“And we’ve got a long day ahead of us.”
That’s what Pete Conrad says
back at the Lunar Module
after the big traverse, that began
hours earlier with a loop around the crown
of Head crater, the snowman’s head,
a hundred yards west of where Intrepid
sat in front of Surveyor crater.
Hey, look at that! Where Pete’s boot
kicked up the dirt. It’s lighter underneath,
perhaps ray material kicked up from Copernicus
230 miles to the north.
“We could work out here for eight-nine hours!”
On we run — ol’ Pete a stickler for sticking to the timeline.
“You know what I feel like?
“Did you ever see those pictures of giraffes running in slow motion?”
We reach the southern rim of Bench crater, finding it’s walls steeper
than we’ve seen “I see really different rocks. What a crater!”
Is that exposed bedrock at the bottom? “We’ve got to grab samples
of some of these rocks,” but stay along the rim, no time for deeper
Soon time to jaunt over to tiny Sharp crater,
400 ft. to the southwest. “If we can find it.”
“There it is.”
“That’s not it.”
“Where is it?”
“It should be right here.”
The moons steep curvature is deceiving, a hint
of a problem that will plague future missions.
“I’ve got it — it’s right in front of me.”
“Holy Christmas — look at the bottom of it.
Look at that radial spray pattern.”
We are 1,200 feet from Intrepid
“Come on, Al — we’re wasting time.”
Gotta keep moving — to Halo crater
just off the southwest rim of Surveyor,
our grand goal. Which we approach cautiously,
careful of the steep crater slope. But find it
no problem. “I’m going to lope right around here,
follow the contours.”
And fears that the ol’ Surveyor might slide
at our touch prove unfounded. “There’s no way
it could slide down the hill on it, the way
it’s dug in.”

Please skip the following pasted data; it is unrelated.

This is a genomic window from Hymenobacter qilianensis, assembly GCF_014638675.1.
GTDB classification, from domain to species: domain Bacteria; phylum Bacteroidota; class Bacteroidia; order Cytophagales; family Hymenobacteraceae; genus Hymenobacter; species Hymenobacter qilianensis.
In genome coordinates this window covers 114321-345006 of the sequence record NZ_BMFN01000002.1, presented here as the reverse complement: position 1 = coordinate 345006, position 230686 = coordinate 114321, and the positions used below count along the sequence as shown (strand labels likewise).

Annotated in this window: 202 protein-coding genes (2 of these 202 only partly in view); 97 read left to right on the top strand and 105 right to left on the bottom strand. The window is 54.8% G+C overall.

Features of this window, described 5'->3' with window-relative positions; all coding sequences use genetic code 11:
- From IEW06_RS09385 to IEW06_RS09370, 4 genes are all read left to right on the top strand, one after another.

Look at it — once factory white, it looks tan, brown.
“It has weathered a little bit in 31 months, hasn’t it?”
And to investigate just how it’s weathered the Sea of Storms,
we cut off bits of tubing to return to earth, and the big prize,
Surveyor’s TV camera.
“OK, two more tubes on that TV camera, and that baby’s ours.
“There’s one.” Two! “It’s ours!”
And as a bonus, we swipe Surveyors mechanical scoop.
“It still has dirt in it — original dirt. A bonus sample for you!”
One last stop on the way home — Block crater
just inside Surveyor crater’s rim.
“That’s gotta be bedrock there. We gotta sample that.”
Too soon, time is up — the traverse of nearly a mile
has taken 2 hours, 45 minutes. We have a half hour extension,
but time is up. We need to pack up — Mission Control hurries us on.
“We’ve got a long day ahead of us.”
The moonwalk of nearly 4 hours ends and it’s far
from over. We are due to leave the moon justin 6.5 hours.
Still, ol’ Pete is upset — We enter Intrepid
with two hours of oxygen left in our backpacks that
we could have used exploring. Those two hours —
we just sit around in the Lunar Module, dead time before
the preparations for lunar liftoff. It’s a shame but . . .
. . . at 9:25 a.m. EST, November 20, we light the engine
and lift-off to a spray of dust, our farewell touch of the moon.
And 7 min. 12 sec. later, we’re back in orbit,
headed from rendezvous with our command ship Yankee Clipper.
Three hours later, two dirty moonwalkers, “dirty dirt,”
as ol’ Pete calls it, dust everywhere, open the hatch
to the command ship and its pilot, Dick Gordon,
who calls, “You guys ain’t gonna mess up my nice clean spacecraft!”
Yep — ol’ Dick couldn’t be happier.